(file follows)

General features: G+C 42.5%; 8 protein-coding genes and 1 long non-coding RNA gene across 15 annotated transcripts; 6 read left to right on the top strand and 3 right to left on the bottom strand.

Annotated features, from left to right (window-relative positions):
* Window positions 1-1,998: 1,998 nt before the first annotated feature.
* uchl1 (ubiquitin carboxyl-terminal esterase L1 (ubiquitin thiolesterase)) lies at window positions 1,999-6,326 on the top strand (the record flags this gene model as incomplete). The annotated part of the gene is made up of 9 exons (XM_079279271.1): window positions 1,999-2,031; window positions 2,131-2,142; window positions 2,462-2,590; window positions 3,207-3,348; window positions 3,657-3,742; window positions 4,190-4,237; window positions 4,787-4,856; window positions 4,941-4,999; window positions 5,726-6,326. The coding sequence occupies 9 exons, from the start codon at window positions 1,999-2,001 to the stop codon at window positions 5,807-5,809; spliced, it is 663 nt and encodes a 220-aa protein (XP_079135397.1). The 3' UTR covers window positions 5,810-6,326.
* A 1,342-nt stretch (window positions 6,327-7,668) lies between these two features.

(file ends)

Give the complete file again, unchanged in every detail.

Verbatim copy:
General features: G+C 42.5%; 8 protein-coding genes and 1 long non-coding RNA gene across 15 annotated transcripts; 6 read left to right on the top strand and 3 right to left on the bottom strand.

Annotated features, from left to right (window-relative positions):
* Window positions 1-1,998: 1,998 nt before the first annotated feature.
* uchl1 (ubiquitin carboxyl-terminal esterase L1 (ubiquitin thiolesterase)) lies at window positions 1,999-6,326 on the top strand (the record flags this gene model as incomplete). The annotated part of the gene is made up of 9 exons (XM_079279271.1): window positions 1,999-2,031; window positions 2,131-2,142; window positions 2,462-2,590; window positions 3,207-3,348; window positions 3,657-3,742; window positions 4,190-4,237; window positions 4,787-4,856; window positions 4,941-4,999; window positions 5,726-6,326. The coding sequence occupies 9 exons, from the start codon at window positions 1,999-2,001 to the stop codon at window positions 5,807-5,809; spliced, it is 663 nt and encodes a 220-aa protein (XP_079135397.1). The 3' UTR covers window positions 5,810-6,326.
* A 1,342-nt stretch (window positions 6,327-7,668) lies between these two features.